What is the flu?
Influenza (flu) is a contagious illness of the respiratory tract caused by influenza viruses. It can cause severe illness and life-threatening complications. Influenza is spread by contact with respiratory droplets when an infected person coughs or sneezes.
What are the signs and symptoms of the flu?
Symptoms usually start about 1 to 3 days after catching the flu and can last for a week or more. Some people can be mildly affected, while others can become seriously ill.
The most common symptoms of the flu include:
- Runny nose or sneezing
- Cough or sore throat
- Fever and chills
- Body aches
- Vomiting and diarrhoea (more common in children).
Who should get a flu vaccination?
The Australian Government recommends everyone over the age of 6 months old get a flu vaccination, so almost everyone should get it. People who are at higher risk than others:
People over 65 years
Aboriginal and Torres Strait Islander origin adults over 15 years
People with weakened immune systems or chronic health conditions
People who are obese
People who smoke
People who haven’t been vaccinated against the flu
Pharmacists giving advice on Flu Vaccination services
People with certain underlying health conditions are at greater risk of health complications from the flu.
COPD and other lung conditions
Diabetes: Type 1 and Type 2
Impaired immunity such as HIV infection
Chronic neurological disorders
A flu vaccine is also recommended for residents of nursing homes and other long-term care facilities; along with primary carers of children, seniors and other people.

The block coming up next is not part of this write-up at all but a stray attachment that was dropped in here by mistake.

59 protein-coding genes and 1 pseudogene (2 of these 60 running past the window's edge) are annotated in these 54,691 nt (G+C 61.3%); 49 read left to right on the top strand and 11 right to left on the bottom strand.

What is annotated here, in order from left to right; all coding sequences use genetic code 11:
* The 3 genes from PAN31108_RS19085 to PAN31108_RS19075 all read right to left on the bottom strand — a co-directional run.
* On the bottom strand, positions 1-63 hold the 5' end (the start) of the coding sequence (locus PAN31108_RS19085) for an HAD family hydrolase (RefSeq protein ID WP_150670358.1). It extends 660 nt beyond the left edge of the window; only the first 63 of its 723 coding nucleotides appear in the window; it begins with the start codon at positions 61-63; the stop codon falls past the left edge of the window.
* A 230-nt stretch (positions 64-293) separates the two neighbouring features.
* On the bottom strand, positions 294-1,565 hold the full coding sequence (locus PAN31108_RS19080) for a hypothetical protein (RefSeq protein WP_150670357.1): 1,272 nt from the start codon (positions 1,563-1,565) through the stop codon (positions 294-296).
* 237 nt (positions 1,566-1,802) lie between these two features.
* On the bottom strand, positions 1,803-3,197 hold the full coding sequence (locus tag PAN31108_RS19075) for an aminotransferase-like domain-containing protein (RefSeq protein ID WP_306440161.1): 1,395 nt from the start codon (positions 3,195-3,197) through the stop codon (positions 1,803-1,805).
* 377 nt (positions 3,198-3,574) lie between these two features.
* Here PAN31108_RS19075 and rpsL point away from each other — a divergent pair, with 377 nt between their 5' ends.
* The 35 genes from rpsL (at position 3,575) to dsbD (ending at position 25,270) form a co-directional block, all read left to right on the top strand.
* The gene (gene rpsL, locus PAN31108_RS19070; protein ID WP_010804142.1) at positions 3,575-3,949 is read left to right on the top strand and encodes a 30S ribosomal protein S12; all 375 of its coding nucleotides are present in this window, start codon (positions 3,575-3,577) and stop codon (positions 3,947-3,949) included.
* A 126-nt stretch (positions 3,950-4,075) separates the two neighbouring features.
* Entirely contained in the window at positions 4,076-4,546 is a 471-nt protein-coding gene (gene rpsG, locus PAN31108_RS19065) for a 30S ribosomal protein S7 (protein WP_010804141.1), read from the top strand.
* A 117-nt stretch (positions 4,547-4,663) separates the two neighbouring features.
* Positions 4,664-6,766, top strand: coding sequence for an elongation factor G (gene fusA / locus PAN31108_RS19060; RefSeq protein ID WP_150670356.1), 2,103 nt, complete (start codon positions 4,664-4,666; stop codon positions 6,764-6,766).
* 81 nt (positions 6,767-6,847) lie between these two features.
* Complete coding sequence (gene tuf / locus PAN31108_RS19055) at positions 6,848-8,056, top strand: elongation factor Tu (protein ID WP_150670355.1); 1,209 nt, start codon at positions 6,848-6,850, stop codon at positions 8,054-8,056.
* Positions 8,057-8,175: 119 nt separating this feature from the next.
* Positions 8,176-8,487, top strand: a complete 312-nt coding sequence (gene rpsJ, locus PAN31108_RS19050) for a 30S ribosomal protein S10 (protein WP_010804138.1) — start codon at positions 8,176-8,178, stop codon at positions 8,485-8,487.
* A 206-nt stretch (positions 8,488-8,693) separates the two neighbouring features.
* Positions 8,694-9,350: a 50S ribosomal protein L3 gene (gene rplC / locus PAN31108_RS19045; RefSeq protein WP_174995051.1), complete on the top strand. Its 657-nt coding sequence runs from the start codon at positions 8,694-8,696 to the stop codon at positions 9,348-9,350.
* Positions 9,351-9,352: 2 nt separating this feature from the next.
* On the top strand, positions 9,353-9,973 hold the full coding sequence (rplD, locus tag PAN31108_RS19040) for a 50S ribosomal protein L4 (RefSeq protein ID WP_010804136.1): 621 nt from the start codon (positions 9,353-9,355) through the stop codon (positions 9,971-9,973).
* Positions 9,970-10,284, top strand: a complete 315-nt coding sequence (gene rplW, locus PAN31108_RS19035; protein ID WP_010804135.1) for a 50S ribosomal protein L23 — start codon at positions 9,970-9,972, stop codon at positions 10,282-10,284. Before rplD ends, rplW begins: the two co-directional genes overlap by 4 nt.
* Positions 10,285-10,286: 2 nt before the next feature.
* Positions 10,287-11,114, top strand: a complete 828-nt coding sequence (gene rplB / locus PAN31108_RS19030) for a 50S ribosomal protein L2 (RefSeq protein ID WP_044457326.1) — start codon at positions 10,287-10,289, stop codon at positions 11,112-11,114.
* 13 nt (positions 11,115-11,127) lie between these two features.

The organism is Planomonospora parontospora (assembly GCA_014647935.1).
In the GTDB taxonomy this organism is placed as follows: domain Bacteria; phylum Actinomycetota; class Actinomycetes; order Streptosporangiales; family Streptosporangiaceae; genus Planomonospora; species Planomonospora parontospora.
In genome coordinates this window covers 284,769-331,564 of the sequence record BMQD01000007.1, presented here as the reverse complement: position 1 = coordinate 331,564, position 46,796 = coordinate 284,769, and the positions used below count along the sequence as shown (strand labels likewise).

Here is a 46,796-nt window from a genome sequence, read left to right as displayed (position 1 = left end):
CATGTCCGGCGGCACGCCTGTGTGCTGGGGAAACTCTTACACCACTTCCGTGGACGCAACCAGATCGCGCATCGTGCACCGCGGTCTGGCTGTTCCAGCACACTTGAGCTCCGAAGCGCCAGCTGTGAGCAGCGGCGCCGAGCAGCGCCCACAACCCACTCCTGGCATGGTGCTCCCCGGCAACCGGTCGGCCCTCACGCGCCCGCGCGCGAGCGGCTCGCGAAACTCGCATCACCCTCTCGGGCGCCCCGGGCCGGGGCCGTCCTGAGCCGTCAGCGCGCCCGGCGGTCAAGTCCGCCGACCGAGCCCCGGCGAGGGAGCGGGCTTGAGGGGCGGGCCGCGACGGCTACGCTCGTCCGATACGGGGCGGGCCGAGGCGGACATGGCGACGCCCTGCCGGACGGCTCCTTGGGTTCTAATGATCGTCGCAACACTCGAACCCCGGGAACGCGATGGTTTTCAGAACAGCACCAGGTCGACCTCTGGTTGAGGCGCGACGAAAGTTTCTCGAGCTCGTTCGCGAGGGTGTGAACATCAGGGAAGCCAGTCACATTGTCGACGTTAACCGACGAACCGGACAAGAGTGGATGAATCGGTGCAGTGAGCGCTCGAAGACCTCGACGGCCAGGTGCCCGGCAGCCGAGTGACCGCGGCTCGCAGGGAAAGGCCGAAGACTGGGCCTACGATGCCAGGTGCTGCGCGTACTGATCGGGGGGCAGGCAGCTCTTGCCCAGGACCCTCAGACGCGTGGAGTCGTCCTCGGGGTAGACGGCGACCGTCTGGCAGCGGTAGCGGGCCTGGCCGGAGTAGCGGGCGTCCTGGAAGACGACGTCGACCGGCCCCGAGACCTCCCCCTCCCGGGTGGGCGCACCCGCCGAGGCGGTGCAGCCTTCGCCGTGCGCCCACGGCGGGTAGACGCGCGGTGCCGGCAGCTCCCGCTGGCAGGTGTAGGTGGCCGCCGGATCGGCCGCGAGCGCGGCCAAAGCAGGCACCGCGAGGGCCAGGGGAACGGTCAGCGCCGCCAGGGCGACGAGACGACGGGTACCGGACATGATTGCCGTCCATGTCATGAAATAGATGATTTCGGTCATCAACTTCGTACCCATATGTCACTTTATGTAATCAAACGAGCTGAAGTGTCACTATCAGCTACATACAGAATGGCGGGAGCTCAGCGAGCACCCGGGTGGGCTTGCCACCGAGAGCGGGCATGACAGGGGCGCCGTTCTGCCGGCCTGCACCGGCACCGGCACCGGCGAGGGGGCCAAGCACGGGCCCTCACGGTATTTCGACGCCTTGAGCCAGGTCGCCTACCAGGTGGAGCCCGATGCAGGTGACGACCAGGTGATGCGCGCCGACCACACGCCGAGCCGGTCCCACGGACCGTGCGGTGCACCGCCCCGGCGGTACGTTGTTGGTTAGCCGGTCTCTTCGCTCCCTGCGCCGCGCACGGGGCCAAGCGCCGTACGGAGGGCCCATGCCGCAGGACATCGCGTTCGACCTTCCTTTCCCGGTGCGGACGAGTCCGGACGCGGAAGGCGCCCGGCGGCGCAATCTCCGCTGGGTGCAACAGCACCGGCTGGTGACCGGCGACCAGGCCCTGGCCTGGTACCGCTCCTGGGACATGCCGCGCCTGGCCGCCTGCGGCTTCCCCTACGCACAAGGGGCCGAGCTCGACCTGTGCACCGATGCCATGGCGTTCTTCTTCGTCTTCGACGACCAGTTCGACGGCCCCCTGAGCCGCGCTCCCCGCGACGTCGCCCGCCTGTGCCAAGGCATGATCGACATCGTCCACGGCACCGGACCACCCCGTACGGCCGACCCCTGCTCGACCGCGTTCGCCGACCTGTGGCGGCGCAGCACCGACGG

How does the flu vaccine help?
Vaccination is a safe and effective way to protect you from serious disease caused by influenza. By getting vaccinated against influenza, you can also help protect other people, especially people who are too sick or too young to be vaccinated. The more people who are vaccinated in your community, the less likely the disease will spread.
Annual immunisation is recommended as the influenza virus is constantly changing, and the vaccine changes accordingly.
As well as vaccination, it is important to continue practicing good hand hygiene, covering your nose and mouth when coughing or sneezing, and staying home when you are unwell to minimise the spread of the flu.
Three things you may not have known about flu vaccination
There is no live virus in the flu vaccine, so you cannot get the flu from the flu vaccine
The composition of the flu vaccine changes every year to keep up with the constantly changing flu virus. This year, we are offering the quadrivalent flu vaccine, which protects against four of the most common strains
The flu vaccine is safe for pregnant women at all stages of their pregnancy